While I still feel that clubs mostly exist to provide extra ice time, clubs are partly social. Figure skating, if you aren't in a synchro club or production team, can be a lonley sport.
18 people would be a moderately busy freestyle, busier than what you already have - but on club ice, some pre-teen and early-teen girls may congregate by the hockey box, not skate, and not take up much ice.
Clubs also represent a way to organize tests and competitions. Are those already available within 1/2 day's driving distance of your area?
For a few of the kids, they may represent experience organizing things, and community service, that they can put down on college applications.
Depending on how your rink handles things, club ice could represent a major financial obligation. If not enough people come, who is left with the obligation? In addition, it represents a major time commitment. Most USFS[A] clubs expect parents to volunteer a substantial amount of time, and there are officers with extra obgligations.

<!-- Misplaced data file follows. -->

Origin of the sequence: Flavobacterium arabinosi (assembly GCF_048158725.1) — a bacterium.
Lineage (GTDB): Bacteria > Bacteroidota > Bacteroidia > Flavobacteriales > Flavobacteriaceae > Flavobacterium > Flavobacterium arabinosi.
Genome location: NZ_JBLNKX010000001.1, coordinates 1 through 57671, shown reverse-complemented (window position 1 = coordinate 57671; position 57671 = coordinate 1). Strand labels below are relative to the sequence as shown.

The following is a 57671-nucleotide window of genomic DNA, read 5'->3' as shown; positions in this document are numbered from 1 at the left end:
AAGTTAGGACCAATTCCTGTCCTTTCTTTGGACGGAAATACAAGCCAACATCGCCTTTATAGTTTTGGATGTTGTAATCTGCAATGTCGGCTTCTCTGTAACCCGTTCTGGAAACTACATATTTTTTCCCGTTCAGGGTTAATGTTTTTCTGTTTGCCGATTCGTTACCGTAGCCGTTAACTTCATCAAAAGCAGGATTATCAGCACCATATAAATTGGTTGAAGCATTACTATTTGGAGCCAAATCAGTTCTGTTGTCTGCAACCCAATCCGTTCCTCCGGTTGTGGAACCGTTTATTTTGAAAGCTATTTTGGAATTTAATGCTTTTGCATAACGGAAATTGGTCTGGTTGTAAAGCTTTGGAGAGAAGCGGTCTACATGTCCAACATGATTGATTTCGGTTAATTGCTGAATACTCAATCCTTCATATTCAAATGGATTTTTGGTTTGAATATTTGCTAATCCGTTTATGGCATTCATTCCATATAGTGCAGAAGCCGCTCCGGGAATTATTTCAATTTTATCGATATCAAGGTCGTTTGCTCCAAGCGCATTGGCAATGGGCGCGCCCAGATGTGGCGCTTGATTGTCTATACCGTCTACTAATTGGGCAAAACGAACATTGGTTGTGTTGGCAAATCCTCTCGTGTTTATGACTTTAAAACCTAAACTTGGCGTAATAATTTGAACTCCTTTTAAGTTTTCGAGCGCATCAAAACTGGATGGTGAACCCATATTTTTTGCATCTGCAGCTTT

In the U.S., for the USFS[A], there is "SafeSport". https://usfigureskating.org/content/Safesport%20FAQ.pdf http://www.usfsa.org/content/safesport%20handbook.pdf
I.E., there are all kinds of time and financial obgligations towards safety, aimed in part at making sure that everyone is provably
innocient of abuse (not just actually
innocent), and has done everything they could to prevent abuse of kids by other kids as well. E.g., Required training and test passage; you can't have just one adult in a room with minors; you sometimes can't have kids in a room with other kids, or sometimes by themselves, unsupervised by adults; you can't transport kids not your own without all kinds of paperwork; all adults coming into contact with other people's kids must be properly vetted; reporting requirements; insurance requirements; etc.
If you already have a USFSA club at all, even without club ice, many of these things already apply. But club ice represents one more time set that these things apply, and perhaps an increase in the number of adults who must be vetted (and registered and insured?? I'm not sure.) and mutually supervised.
All in all, if you already have 25 hours a week of freestyle sessions, it's a lot to expect. (I wonder if ISI clubs represent much less work and requirements for the parents. And I assume that most other countries have few such issues.)